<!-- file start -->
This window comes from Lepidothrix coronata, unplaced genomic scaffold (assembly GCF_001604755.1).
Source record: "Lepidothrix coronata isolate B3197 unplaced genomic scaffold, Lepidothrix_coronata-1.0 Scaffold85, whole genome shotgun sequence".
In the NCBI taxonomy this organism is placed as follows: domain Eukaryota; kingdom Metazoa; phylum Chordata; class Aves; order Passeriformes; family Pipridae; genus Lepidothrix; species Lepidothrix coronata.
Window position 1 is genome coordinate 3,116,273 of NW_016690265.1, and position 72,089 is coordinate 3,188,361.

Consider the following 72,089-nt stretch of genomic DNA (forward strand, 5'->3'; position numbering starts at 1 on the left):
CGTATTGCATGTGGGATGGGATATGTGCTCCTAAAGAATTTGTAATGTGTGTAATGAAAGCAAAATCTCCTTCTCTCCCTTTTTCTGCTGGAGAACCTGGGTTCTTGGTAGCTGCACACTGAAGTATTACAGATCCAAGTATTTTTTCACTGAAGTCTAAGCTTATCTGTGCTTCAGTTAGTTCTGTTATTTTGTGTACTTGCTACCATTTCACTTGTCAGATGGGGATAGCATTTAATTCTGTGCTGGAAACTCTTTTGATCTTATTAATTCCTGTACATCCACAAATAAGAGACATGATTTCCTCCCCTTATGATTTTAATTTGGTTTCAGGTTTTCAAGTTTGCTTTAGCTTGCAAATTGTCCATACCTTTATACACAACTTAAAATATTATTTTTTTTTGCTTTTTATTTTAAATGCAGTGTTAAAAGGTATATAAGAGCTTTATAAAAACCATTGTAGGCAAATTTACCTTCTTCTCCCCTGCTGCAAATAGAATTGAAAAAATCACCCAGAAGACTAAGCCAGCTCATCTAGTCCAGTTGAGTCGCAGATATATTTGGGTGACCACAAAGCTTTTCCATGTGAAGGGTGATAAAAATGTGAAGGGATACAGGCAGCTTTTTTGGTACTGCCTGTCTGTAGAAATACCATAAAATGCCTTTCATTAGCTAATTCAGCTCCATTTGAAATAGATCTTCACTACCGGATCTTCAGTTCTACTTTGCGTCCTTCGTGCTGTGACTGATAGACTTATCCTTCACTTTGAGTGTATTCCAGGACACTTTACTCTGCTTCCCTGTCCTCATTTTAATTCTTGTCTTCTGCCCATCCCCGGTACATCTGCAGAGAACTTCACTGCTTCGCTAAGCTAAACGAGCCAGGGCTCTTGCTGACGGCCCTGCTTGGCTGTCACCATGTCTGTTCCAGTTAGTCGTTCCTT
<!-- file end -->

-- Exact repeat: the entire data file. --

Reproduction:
This window comes from Lepidothrix coronata, unplaced genomic scaffold (assembly GCF_001604755.1).
Source record: "Lepidothrix coronata isolate B3197 unplaced genomic scaffold, Lepidothrix_coronata-1.0 Scaffold85, whole genome shotgun sequence".
In the NCBI taxonomy this organism is placed as follows: domain Eukaryota; kingdom Metazoa; phylum Chordata; class Aves; order Passeriformes; family Pipridae; genus Lepidothrix; species Lepidothrix coronata.
Window position 1 is genome coordinate 3,116,273 of NW_016690265.1, and position 72,089 is coordinate 3,188,361.

Consider the following 72,089-nt stretch of genomic DNA (forward strand, 5'->3'; position numbering starts at 1 on the left):
CGTATTGCATGTGGGATGGGATATGTGCTCCTAAAGAATTTGTAATGTGTGTAATGAAAGCAAAATCTCCTTCTCTCCCTTTTTCTGCTGGAGAACCTGGGTTCTTGGTAGCTGCACACTGAAGTATTACAGATCCAAGTATTTTTTCACTGAAGTCTAAGCTTATCTGTGCTTCAGTTAGTTCTGTTATTTTGTGTACTTGCTACCATTTCACTTGTCAGATGGGGATAGCATTTAATTCTGTGCTGGAAACTCTTTTGATCTTATTAATTCCTGTACATCCACAAATAAGAGACATGATTTCCTCCCCTTATGATTTTAATTTGGTTTCAGGTTTTCAAGTTTGCTTTAGCTTGCAAATTGTCCATACCTTTATACACAACTTAAAATATTATTTTTTTTTGCTTTTTATTTTAAATGCAGTGTTAAAAGGTATATAAGAGCTTTATAAAAACCATTGTAGGCAAATTTACCTTCTTCTCCCCTGCTGCAAATAGAATTGAAAAAATCACCCAGAAGACTAAGCCAGCTCATCTAGTCCAGTTGAGTCGCAGATATATTTGGGTGACCACAAAGCTTTTCCATGTGAAGGGTGATAAAAATGTGAAGGGATACAGGCAGCTTTTTTGGTACTGCCTGTCTGTAGAAATACCATAAAATGCCTTTCATTAGCTAATTCAGCTCCATTTGAAATAGATCTTCACTACCGGATCTTCAGTTCTACTTTGCGTCCTTCGTGCTGTGACTGATAGACTTATCCTTCACTTTGAGTGTATTCCAGGACACTTTACTCTGCTTCCCTGTCCTCATTTTAATTCTTGTCTTCTGCCCATCCCCGGTACATCTGCAGAGAACTTCACTGCTTCGCTAAGCTAAACGAGCCAGGGCTCTTGCTGACGGCCCTGCTTGGCTGTCACCATGTCTGTTCCAGTTAGTCGTTCCTT